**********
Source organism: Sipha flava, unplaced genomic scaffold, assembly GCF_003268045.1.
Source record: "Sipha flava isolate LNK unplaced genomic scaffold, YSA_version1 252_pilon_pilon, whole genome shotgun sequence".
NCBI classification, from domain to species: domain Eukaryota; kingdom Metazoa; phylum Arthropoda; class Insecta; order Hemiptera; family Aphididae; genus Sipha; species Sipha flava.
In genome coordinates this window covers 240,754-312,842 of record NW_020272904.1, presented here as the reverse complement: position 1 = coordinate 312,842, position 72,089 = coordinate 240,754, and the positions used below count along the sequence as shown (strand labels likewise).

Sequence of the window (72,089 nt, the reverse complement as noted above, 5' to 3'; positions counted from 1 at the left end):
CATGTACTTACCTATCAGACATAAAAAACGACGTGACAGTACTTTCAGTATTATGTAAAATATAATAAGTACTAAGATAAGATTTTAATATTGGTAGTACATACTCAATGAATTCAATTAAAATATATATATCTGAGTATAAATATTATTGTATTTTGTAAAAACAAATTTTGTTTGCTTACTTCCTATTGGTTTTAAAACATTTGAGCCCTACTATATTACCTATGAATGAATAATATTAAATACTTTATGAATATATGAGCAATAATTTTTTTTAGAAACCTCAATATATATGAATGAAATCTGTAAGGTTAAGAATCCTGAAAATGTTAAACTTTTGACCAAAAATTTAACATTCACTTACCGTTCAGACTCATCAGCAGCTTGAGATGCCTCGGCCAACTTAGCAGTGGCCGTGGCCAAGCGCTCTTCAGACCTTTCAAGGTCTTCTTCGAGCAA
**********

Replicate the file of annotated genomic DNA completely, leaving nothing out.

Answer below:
Source organism: Sipha flava, unplaced genomic scaffold, assembly GCF_003268045.1.
Source record: "Sipha flava isolate LNK unplaced genomic scaffold, YSA_version1 252_pilon_pilon, whole genome shotgun sequence".
NCBI classification, from domain to species: domain Eukaryota; kingdom Metazoa; phylum Arthropoda; class Insecta; order Hemiptera; family Aphididae; genus Sipha; species Sipha flava.
In genome coordinates this window covers 240,754-312,842 of record NW_020272904.1, presented here as the reverse complement: position 1 = coordinate 312,842, position 72,089 = coordinate 240,754, and the positions used below count along the sequence as shown (strand labels likewise).

Sequence of the window (72,089 nt, the reverse complement as noted above, 5' to 3'; positions counted from 1 at the left end):
CATGTACTTACCTATCAGACATAAAAAACGACGTGACAGTACTTTCAGTATTATGTAAAATATAATAAGTACTAAGATAAGATTTTAATATTGGTAGTACATACTCAATGAATTCAATTAAAATATATATATCTGAGTATAAATATTATTGTATTTTGTAAAAACAAATTTTGTTTGCTTACTTCCTATTGGTTTTAAAACATTTGAGCCCTACTATATTACCTATGAATGAATAATATTAAATACTTTATGAATATATGAGCAATAATTTTTTTTAGAAACCTCAATATATATGAATGAAATCTGTAAGGTTAAGAATCCTGAAAATGTTAAACTTTTGACCAAAAATTTAACATTCACTTACCGTTCAGACTCATCAGCAGCTTGAGATGCCTCGGCCAACTTAGCAGTGGCCGTGGCCAAGCGCTCTTCAGACCTTTCAAGGTCTTCTTCGAGCAA